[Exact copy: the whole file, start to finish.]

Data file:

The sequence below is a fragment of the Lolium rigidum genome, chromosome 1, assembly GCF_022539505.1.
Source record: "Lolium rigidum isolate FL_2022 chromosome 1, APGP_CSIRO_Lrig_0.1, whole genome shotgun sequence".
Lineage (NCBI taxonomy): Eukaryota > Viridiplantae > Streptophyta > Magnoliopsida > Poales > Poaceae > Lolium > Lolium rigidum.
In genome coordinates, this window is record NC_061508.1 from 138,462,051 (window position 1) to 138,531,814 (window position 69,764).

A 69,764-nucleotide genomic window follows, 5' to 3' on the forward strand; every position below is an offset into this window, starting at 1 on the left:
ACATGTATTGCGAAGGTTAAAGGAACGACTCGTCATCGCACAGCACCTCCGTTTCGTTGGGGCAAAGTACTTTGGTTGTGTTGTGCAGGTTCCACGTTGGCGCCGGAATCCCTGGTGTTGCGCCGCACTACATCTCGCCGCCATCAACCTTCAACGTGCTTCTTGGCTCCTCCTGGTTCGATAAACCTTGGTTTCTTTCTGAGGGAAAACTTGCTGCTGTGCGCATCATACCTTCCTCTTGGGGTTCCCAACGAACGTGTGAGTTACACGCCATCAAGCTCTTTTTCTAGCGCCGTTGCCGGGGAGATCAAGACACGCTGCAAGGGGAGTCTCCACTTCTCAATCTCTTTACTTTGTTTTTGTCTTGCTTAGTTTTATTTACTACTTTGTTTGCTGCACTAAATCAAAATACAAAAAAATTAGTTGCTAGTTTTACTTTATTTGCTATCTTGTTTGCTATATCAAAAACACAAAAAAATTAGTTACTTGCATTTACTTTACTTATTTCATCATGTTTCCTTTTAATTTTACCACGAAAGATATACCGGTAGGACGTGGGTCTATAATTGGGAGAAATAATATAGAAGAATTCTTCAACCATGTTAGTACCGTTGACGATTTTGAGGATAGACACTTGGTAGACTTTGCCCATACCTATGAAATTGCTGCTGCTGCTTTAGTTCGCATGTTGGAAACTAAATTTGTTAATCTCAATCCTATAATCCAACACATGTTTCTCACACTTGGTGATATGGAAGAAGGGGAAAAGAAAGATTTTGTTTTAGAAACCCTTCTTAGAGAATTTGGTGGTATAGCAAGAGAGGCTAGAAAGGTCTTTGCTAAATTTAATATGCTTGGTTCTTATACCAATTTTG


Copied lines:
The sequence below is a fragment of the Lolium rigidum genome, chromosome 1, assembly GCF_022539505.1.
Source record: "Lolium rigidum isolate FL_2022 chromosome 1, APGP_CSIRO_Lrig_0.1, whole genome shotgun sequence".
Lineage (NCBI taxonomy): Eukaryota > Viridiplantae > Streptophyta > Magnoliopsida > Poales > Poaceae > Lolium > Lolium rigidum.
In genome coordinates, this window is record NC_061508.1 from 138,462,051 (window position 1) to 138,531,814 (window position 69,764).

A 69,764-nucleotide genomic window follows, 5' to 3' on the forward strand; every position below is an offset into this window, starting at 1 on the left:
ACATGTATTGCGAAGGTTAAAGGAACGACTCGTCATCGCACAGCACCTCCGTTTCGTTGGGGCAAAGTACTTTGGTTGTGTTGTGCAGGTTCCACGTTGGCGCCGGAATCCCTGGTGTTGCGCCGCACTACATCTCGCCGCCATCAACCTTCAACGTGCTTCTTGGCTCCTCCTGGTTCGATAAACCTTGGTTTCTTTCTGAGGGAAAACTTGCTGCTGTGCGCATCATACCTTCCTCTTGGGGTTCCCAACGAACGTGTGAGTTACACGCCATCAAGCTCTTTTTCTAGCGCCGTTGCCGGGGAGATCAAGACACGCTGCAAGGGGAGTCTCCACTTCTCAATCTCTTTACTTTGTTTTTGTCTTGCTTAGTTTTATTTACTACTTTGTTTGCTGCACTAAATCAAAATACAAAAAAATTAGTTGCTAGTTTTACTTTATTTGCTATCTTGTTTGCTATATCAAAAACACAAAAAAATTAGTTACTTGCATTTACTTTACTTATTTCATCATGTTTCCTTTTAATTTTACCACGAAAGATATACCGGTAGGACGTGGGTCTATAATTGGGAGAAATAATATAGAAGAATTCTTCAACCATGTTAGTACCGTTGACGATTTTGAGGATAGACACTTGGTAGACTTTGCCCATACCTATGAAATTGCTGCTGCTGCTTTAGTTCGCATGTTGGAAACTAAATTTGTTAATCTCAATCCTATAATCCAACACATGTTTCTCACACTTGGTGATATGGAAGAAGGGGAAAAGAAAGATTTTGTTTTAGAAACCCTTCTTAGAGAATTTGGTGGTATAGCAAGAGAGGCTAGAAAGGTCTTTGCTAAATTTAATATGCTTGGTTCTTATACCAATTTTG